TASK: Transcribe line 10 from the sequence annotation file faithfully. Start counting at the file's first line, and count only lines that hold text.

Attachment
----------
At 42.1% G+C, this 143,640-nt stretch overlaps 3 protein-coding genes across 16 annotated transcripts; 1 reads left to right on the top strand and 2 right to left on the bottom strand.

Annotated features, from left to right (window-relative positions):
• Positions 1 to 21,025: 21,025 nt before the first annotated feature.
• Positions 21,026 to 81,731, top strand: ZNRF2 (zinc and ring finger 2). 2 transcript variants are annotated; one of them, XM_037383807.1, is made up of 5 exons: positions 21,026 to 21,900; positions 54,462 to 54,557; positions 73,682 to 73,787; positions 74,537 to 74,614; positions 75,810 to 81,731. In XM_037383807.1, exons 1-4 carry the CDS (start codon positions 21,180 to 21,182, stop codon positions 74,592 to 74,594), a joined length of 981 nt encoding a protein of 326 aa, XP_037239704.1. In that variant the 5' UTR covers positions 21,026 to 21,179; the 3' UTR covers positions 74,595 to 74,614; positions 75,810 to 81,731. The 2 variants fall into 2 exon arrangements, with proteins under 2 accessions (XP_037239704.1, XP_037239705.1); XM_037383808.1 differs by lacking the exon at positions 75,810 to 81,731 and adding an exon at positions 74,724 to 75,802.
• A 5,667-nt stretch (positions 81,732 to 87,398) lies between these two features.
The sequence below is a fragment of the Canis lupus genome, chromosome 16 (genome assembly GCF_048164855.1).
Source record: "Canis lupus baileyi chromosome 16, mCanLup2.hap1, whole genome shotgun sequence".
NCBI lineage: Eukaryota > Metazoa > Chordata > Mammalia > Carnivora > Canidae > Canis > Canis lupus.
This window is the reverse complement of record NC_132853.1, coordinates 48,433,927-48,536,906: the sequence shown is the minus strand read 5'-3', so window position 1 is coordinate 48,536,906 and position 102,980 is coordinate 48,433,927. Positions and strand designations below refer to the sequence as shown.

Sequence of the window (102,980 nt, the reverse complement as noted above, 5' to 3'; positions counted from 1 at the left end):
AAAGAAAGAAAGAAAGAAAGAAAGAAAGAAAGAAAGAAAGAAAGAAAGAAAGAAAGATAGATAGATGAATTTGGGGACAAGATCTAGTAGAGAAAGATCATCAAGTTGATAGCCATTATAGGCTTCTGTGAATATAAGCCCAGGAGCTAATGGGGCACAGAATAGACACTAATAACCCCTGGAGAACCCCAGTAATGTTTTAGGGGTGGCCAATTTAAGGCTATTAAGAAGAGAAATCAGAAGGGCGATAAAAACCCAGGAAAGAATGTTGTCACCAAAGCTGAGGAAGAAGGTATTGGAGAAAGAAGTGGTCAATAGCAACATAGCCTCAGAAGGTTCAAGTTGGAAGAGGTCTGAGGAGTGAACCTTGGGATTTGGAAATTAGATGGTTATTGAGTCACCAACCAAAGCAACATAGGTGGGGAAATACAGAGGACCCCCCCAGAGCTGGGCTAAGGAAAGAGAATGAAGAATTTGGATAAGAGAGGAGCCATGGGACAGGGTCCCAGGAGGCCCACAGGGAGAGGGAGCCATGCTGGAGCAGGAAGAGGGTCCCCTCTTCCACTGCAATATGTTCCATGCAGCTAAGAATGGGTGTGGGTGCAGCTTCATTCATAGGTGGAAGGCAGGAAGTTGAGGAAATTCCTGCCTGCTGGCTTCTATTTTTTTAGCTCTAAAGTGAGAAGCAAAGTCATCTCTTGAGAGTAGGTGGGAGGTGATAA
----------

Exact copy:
Sequence of the window (102,980 nt, the reverse complement as noted above, 5' to 3'; positions counted from 1 at the left end):